What Is The Procedure for Physician-Assisted Suicides?
The best way to proceed for a member contemplating physician-assisted suicide is to approach the EXIT head office in Zurich - be it directly or through a close relative. EXIT will ask the member to submit a medical diagnosis, including a certificate confirming faculty of judgement, and any hospital reports available.
Once these documents have been received and reviewed, an end-of-life attendant will visit the member and discuss the situation during a personal interview. The purpose of this meeting is to address any issue, question, or concern involved, and to clarify which alternatives to suicide might yet be open to the member in his or her situation.
If the member reconfirms his or her desire to initiate all preparations for a physician-assisted suicide, the Society will ask a physician to make out a prescription for the lethal drug, be it through the general practitioner, the attending physician, or a consultant doctor working for EXIT.
The head office will obtain the prescription medicine in a pharmacy, and keep it in trust for the member.
As of this moment, the person wishing to die can decide whether and when he or she wished to go ahead with the physician-assisted suicide. The requested date needs to be coordinated with the end-of-life attendant.
Seeking suicide assistance is tolerated and legal in Switzerland. Rendering suicide assistance, too, is entirely legal - unless the person benefits financially from the death of the assisted person (see Article 115, Swiss Criminal Code). This is why working as an EXIT end-of-life attendant is a voluntary unpaid job.
On the date set by the member, the end-of-life attendant will bring the drug to the setting chosen by the member - with family members or friends present.
The end-of-life attendant will ensure that the ambience is appropriate for the occasion.
Precondition for each physician-assisted suicide is that the person wishing to die is able to take the final step on his or her own - by drinking the barbiturate dissolved in water or by opening the tab of the infusion stopcock.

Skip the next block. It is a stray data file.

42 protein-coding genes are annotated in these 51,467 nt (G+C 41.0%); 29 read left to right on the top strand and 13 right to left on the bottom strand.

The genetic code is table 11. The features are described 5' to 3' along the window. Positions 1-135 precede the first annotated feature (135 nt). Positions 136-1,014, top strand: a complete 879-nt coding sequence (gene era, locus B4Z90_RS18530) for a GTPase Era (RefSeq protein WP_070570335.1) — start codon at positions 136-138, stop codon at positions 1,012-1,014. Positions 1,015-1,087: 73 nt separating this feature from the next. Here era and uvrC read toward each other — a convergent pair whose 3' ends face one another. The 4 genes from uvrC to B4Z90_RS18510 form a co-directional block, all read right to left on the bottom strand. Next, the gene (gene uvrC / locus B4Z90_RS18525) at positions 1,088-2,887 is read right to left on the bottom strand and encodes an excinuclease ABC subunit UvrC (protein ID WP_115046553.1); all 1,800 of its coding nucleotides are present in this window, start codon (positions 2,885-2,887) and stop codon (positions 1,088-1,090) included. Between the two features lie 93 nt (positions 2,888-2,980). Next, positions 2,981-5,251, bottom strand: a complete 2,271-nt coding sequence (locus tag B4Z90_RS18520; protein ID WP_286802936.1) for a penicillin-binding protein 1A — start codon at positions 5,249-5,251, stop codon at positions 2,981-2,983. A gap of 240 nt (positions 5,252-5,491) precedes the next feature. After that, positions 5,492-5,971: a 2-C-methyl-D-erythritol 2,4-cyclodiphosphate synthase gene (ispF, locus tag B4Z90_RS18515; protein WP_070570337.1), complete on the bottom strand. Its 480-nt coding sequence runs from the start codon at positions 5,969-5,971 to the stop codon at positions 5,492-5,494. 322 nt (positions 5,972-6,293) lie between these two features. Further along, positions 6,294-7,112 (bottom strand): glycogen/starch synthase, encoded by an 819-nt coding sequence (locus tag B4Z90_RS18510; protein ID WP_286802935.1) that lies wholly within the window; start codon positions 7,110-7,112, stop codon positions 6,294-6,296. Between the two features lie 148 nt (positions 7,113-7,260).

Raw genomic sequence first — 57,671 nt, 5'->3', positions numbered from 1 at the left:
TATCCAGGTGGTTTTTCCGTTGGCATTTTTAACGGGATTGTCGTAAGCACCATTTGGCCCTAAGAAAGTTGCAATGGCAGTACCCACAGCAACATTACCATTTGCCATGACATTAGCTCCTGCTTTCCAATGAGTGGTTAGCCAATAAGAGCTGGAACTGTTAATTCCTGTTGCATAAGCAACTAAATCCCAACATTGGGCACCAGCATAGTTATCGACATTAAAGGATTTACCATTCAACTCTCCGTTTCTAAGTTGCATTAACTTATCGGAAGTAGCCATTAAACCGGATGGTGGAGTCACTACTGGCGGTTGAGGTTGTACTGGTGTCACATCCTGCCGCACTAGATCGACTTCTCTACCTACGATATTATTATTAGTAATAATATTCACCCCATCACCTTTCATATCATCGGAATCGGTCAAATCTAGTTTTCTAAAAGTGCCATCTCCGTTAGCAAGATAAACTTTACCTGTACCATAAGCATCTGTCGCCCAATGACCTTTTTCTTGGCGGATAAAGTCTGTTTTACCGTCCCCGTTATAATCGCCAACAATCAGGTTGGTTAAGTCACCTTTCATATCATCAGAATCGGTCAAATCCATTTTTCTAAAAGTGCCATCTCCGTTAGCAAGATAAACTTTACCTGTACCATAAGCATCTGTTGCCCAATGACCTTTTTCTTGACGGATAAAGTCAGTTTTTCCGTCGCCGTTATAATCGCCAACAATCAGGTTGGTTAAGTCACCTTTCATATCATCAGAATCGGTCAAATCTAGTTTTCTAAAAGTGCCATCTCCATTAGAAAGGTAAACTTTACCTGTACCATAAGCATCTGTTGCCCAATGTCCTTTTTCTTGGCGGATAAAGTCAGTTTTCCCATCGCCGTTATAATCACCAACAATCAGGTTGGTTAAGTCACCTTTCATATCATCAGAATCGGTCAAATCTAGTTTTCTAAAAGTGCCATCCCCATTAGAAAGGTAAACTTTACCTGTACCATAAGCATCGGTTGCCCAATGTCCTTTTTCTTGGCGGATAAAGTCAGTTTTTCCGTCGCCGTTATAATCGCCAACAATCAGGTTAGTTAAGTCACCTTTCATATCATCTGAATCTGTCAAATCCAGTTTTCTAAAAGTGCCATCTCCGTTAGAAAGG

Up to this point, the person wishing to die may abort the process any time.
Having administered the drug, the person will have just enough time to take leave of his or her loved ones. It is in their midst that the person will sink into deep slumber within a few minutes, and then leave this world peacefully and painlessly. Death will set in a short while later due to a combination of respiratory and cardiac arrest.
Any suicide, including a suicide assisted by EXIT, is legally deemed a so-called "extraordinary death." Once the person has passed away, the Swiss police will have to be notified.
The police will normally bring a medical officer of health and possibly a district attorney to conduct a so-called "legal inspection." The purpose of this on-site investigation is to clarify whether all applicable legal provisions have been observed.
Autopsies are rarely if ever ordered for suicides assisted by EXIT.
EXIT performs careful internal checks, and continuously reviews all of its process flows. Its policy has been to uphold the diligence rules defined together with the Canton on Zurich not just in that canton but everywhere in Switzerland.